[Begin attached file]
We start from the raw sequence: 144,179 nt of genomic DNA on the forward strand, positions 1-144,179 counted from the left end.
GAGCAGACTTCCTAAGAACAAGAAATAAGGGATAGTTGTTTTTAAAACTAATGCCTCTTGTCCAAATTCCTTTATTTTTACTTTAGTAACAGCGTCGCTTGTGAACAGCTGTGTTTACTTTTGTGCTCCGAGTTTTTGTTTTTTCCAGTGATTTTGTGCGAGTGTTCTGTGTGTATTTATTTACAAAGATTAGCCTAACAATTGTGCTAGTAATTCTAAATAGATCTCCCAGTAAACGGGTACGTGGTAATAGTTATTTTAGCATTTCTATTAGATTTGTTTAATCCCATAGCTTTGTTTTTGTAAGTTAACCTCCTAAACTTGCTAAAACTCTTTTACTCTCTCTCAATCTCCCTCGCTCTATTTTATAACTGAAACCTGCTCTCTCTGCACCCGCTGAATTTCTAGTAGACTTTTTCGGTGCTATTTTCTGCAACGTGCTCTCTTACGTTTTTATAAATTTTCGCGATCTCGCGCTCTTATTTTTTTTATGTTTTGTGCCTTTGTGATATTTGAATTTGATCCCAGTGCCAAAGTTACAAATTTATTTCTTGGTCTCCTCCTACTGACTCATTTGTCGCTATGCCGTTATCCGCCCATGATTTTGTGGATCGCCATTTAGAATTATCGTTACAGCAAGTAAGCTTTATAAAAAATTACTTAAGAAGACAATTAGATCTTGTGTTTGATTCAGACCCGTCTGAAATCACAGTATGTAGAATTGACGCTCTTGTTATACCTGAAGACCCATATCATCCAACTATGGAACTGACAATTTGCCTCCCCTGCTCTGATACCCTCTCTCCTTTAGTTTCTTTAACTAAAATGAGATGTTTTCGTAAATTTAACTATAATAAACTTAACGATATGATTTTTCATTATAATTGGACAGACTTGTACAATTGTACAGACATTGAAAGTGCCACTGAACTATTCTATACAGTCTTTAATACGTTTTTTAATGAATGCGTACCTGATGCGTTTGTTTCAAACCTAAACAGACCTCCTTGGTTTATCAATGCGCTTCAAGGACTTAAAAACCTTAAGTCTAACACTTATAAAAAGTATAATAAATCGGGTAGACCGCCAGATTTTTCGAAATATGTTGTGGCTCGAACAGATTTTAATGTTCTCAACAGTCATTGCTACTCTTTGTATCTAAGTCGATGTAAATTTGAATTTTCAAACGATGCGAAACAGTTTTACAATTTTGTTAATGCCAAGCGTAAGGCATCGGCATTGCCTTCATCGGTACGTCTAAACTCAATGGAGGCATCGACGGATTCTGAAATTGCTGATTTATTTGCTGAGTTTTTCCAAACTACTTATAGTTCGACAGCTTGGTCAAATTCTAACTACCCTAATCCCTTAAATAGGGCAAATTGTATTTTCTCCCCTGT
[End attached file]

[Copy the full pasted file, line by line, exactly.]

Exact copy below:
We start from the raw sequence: 144,179 nt of genomic DNA on the forward strand, positions 1-144,179 counted from the left end.
GAGCAGACTTCCTAAGAACAAGAAATAAGGGATAGTTGTTTTTAAAACTAATGCCTCTTGTCCAAATTCCTTTATTTTTACTTTAGTAACAGCGTCGCTTGTGAACAGCTGTGTTTACTTTTGTGCTCCGAGTTTTTGTTTTTTCCAGTGATTTTGTGCGAGTGTTCTGTGTGTATTTATTTACAAAGATTAGCCTAACAATTGTGCTAGTAATTCTAAATAGATCTCCCAGTAAACGGGTACGTGGTAATAGTTATTTTAGCATTTCTATTAGATTTGTTTAATCCCATAGCTTTGTTTTTGTAAGTTAACCTCCTAAACTTGCTAAAACTCTTTTACTCTCTCTCAATCTCCCTCGCTCTATTTTATAACTGAAACCTGCTCTCTCTGCACCCGCTGAATTTCTAGTAGACTTTTTCGGTGCTATTTTCTGCAACGTGCTCTCTTACGTTTTTATAAATTTTCGCGATCTCGCGCTCTTATTTTTTTTATGTTTTGTGCCTTTGTGATATTTGAATTTGATCCCAGTGCCAAAGTTACAAATTTATTTCTTGGTCTCCTCCTACTGACTCATTTGTCGCTATGCCGTTATCCGCCCATGATTTTGTGGATCGCCATTTAGAATTATCGTTACAGCAAGTAAGCTTTATAAAAAATTACTTAAGAAGACAATTAGATCTTGTGTTTGATTCAGACCCGTCTGAAATCACAGTATGTAGAATTGACGCTCTTGTTATACCTGAAGACCCATATCATCCAACTATGGAACTGACAATTTGCCTCCCCTGCTCTGATACCCTCTCTCCTTTAGTTTCTTTAACTAAAATGAGATGTTTTCGTAAATTTAACTATAATAAACTTAACGATATGATTTTTCATTATAATTGGACAGACTTGTACAATTGTACAGACATTGAAAGTGCCACTGAACTATTCTATACAGTCTTTAATACGTTTTTTAATGAATGCGTACCTGATGCGTTTGTTTCAAACCTAAACAGACCTCCTTGGTTTATCAATGCGCTTCAAGGACTTAAAAACCTTAAGTCTAACACTTATAAAAAGTATAATAAATCGGGTAGACCGCCAGATTTTTCGAAATATGTTGTGGCTCGAACAGATTTTAATGTTCTCAACAGTCATTGCTACTCTTTGTATCTAAGTCGATGTAAATTTGAATTTTCAAACGATGCGAAACAGTTTTACAATTTTGTTAATGCCAAGCGTAAGGCATCGGCATTGCCTTCATCGGTACGTCTAAACTCAATGGAGGCATCGACGGATTCTGAAATTGCTGATTTATTTGCTGAGTTTTTCCAAACTACTTATAGTTCGACAGCTTGGTCAAATTCTAACTACCCTAATCCCTTAAATAGGGCAAATTGTATTTTCTCCCCTGT